Connecting With Your Customers

There are lots of ways to connect with your customers these days. While there are many new media bookmarking and sharing options, today I want to focus in on a couple that take hardly any time or effort at all, provided you think about doing them.

  • Email: See a great article that you know one of your customers would just love? Email them a link with a ‘thought of you when I saw it’ sentence. Met someone you think would benefit one of your customers? Send them a ‘mutual introduction’ email, with a couple sentences about why you think they should connect. It’s an easy, non-intrusive way to share information with your customers, since it’s waiting in their emailbox when THEY have time to read it.
  • Telephone call: A quick call to a customer to share some information or a resource can be a good thing, provided you do it in a considerate way. Do you know what time zone they’re in? Don’t call too early nor too late. Do you know if they have a big event coming up? Don’t call when they’re probably getting ready for the event. And, always identify yourself and ask if they have time to speak then, or if another time would be more convenient. It’s just good manners.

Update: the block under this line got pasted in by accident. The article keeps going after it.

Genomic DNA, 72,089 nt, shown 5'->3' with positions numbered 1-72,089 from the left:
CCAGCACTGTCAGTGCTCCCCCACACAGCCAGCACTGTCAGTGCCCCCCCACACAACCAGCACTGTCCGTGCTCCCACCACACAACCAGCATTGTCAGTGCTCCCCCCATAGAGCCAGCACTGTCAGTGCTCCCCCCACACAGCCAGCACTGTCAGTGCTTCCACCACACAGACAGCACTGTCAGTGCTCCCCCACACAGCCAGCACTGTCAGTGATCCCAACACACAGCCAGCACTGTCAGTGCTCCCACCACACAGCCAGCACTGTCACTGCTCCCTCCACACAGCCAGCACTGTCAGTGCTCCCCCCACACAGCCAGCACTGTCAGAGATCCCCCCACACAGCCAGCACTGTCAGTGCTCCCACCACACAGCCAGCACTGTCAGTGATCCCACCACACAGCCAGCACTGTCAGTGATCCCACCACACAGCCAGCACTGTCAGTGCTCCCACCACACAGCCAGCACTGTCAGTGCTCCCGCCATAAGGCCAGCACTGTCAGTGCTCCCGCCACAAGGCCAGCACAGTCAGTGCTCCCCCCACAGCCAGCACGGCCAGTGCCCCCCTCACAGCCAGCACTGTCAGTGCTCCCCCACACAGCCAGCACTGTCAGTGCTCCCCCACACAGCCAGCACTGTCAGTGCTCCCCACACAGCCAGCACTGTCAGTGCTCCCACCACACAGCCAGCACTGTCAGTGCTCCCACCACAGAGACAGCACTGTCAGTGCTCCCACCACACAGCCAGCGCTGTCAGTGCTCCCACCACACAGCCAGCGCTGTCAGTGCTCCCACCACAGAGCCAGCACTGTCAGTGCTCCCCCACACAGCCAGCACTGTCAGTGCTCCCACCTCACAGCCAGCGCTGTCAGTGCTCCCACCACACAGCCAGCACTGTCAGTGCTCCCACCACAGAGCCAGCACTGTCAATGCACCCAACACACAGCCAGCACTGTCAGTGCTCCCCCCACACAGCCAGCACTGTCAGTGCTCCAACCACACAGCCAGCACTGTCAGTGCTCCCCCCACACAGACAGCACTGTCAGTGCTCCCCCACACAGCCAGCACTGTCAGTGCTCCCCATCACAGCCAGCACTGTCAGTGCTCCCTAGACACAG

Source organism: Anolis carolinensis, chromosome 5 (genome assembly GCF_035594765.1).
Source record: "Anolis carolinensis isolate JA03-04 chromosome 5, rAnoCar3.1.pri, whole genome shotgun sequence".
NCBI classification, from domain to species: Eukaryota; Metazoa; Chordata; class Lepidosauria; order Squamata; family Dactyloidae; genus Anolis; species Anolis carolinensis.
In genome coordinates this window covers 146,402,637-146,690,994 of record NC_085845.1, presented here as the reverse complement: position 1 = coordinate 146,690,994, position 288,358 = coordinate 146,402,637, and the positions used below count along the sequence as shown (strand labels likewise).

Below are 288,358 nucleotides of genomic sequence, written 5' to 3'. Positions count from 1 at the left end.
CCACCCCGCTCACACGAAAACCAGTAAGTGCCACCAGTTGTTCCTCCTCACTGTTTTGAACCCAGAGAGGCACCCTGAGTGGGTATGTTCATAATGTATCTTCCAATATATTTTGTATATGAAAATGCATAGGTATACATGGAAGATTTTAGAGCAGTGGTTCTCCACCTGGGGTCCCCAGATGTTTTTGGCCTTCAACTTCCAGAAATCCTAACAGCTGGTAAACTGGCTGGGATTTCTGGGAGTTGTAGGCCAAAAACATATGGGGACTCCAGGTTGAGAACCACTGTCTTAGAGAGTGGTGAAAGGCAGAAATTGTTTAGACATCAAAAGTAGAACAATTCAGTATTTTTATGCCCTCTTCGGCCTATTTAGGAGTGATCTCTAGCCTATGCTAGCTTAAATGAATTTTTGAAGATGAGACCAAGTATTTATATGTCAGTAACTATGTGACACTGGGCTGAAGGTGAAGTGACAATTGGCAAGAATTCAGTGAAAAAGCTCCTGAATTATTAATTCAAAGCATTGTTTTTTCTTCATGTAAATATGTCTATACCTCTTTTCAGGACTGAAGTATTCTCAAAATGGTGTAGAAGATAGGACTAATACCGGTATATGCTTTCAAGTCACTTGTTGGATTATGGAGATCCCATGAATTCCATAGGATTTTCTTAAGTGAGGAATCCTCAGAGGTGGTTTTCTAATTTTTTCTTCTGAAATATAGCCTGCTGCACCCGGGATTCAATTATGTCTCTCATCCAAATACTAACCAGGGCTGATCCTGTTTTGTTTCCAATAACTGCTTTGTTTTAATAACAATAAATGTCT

• Handwritten note: Never underestimate the power of a few lines of handwritten text. Get a supply of notecards, some stamps, and write one or two each week; because everyone loves getting mail that’s not a bill or junk mail, they’ll remember your note and you’ll stand out from the crowd.

These are good ways to stay in touch, and let your customers know you understand what they’re interested in. Have you used one of them with your equine business customers? Post a comment here and let me know what you did, and the result!



Filed under Equine Industry Marketing, Uncategorized

4 responses to “Connecting With Your Customers

  1. Great ideas! The notecard thing really makes an impression for special circumstances, but email is the best thing for normal communication. People can read it at their leisure.

    • Thanks, good point about the ‘special circumstance’ thing for notecards; you don’t want to send someone a notecard every week, it loses the impact.

      I have a box of plain, ‘all occasion’ cards, a set of ‘thank you’ stamps and inkpads, and also various image cards and postcards but with blank message spaces, so they’re good for any type of message. Reminds me, I need to get some 2 cent stamps for all the 42-centers I have!

  2. Maybe it’s because I come from the old-fashioned South, but I find that a hand-written thank you note or a brief note of introduction on personal stationery can’t be beat for making a lasting impression.

    • Hi Kimberly, thanks so much for stopping by! It’s so true, how many emails do you remember getting, versus receiving a handwritten note? Don’t you think that today, it stands out even more because we so rarely get one? Appreciate your insights!

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